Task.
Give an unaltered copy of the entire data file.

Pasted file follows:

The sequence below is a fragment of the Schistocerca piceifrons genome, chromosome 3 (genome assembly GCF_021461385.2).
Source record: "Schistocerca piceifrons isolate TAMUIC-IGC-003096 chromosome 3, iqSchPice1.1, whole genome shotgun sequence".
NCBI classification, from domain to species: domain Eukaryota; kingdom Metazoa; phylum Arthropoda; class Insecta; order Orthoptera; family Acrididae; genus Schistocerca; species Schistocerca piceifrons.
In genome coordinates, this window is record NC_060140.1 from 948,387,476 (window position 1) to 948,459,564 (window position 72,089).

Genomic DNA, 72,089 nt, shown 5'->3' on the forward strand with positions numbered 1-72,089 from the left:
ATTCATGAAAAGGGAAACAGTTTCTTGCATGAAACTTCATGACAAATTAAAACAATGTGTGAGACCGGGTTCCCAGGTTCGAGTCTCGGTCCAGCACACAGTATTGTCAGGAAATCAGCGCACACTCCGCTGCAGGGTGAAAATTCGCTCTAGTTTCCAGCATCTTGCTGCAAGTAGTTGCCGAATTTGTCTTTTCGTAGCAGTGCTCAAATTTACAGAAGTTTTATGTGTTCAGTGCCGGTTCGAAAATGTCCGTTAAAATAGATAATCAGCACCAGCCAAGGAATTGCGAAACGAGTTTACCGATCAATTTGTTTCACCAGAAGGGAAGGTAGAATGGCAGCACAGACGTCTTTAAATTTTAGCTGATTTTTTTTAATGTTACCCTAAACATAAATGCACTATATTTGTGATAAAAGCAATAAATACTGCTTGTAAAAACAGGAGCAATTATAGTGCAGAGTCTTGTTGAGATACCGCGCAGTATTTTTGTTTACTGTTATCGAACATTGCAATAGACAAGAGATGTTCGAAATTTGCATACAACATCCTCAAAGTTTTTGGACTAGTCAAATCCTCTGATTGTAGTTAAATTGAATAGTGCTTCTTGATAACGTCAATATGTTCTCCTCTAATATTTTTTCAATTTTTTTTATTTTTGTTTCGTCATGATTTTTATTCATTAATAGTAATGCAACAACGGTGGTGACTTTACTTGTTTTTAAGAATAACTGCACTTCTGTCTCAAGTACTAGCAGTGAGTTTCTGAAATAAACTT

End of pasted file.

The sequence below is a fragment of the Schistocerca piceifrons genome, chromosome 3 (genome assembly GCF_021461385.2).
Source record: "Schistocerca piceifrons isolate TAMUIC-IGC-003096 chromosome 3, iqSchPice1.1, whole genome shotgun sequence".
NCBI classification, from domain to species: domain Eukaryota; kingdom Metazoa; phylum Arthropoda; class Insecta; order Orthoptera; family Acrididae; genus Schistocerca; species Schistocerca piceifrons.
In genome coordinates, this window is record NC_060140.1 from 948,387,476 (window position 1) to 948,459,564 (window position 72,089).

Genomic DNA, 72,089 nt, shown 5'->3' on the forward strand with positions numbered 1-72,089 from the left:
ATTCATGAAAAGGGAAACAGTTTCTTGCATGAAACTTCATGACAAATTAAAACAATGTGTGAGACCGGGTTCCCAGGTTCGAGTCTCGGTCCAGCACACAGTATTGTCAGGAAATCAGCGCACACTCCGCTGCAGGGTGAAAATTCGCTCTAGTTTCCAGCATCTTGCTGCAAGTAGTTGCCGAATTTGTCTTTTCGTAGCAGTGCTCAAATTTACAGAAGTTTTATGTGTTCAGTGCCGGTTCGAAAATGTCCGTTAAAATAGATAATCAGCACCAGCCAAGGAATTGCGAAACGAGTTTACCGATCAATTTGTTTCACCAGAAGGGAAGGTAGAATGGCAGCACAGACGTCTTTAAATTTTAGCTGATTTTTTTTAATGTTACCCTAAACATAAATGCACTATATTTGTGATAAAAGCAATAAATACTGCTTGTAAAAACAGGAGCAATTATAGTGCAGAGTCTTGTTGAGATACCGCGCAGTATTTTTGTTTACTGTTATCGAACATTGCAATAGACAAGAGATGTTCGAAATTTGCATACAACATCCTCAAAGTTTTTGGACTAGTCAAATCCTCTGATTGTAGTTAAATTGAATAGTGCTTCTTGATAACGTCAATATGTTCTCCTCTAATATTTTTTCAATTTTTTTTATTTTTGTTTCGTCATGATTTTTATTCATTAATAGTAATGCAACAACGGTGGTGACTTTACTTGTTTTTAAGAATAACTGCACTTCTGTCTCAAGTACTAGCAGTGAGTTTCTGAAATAAACTT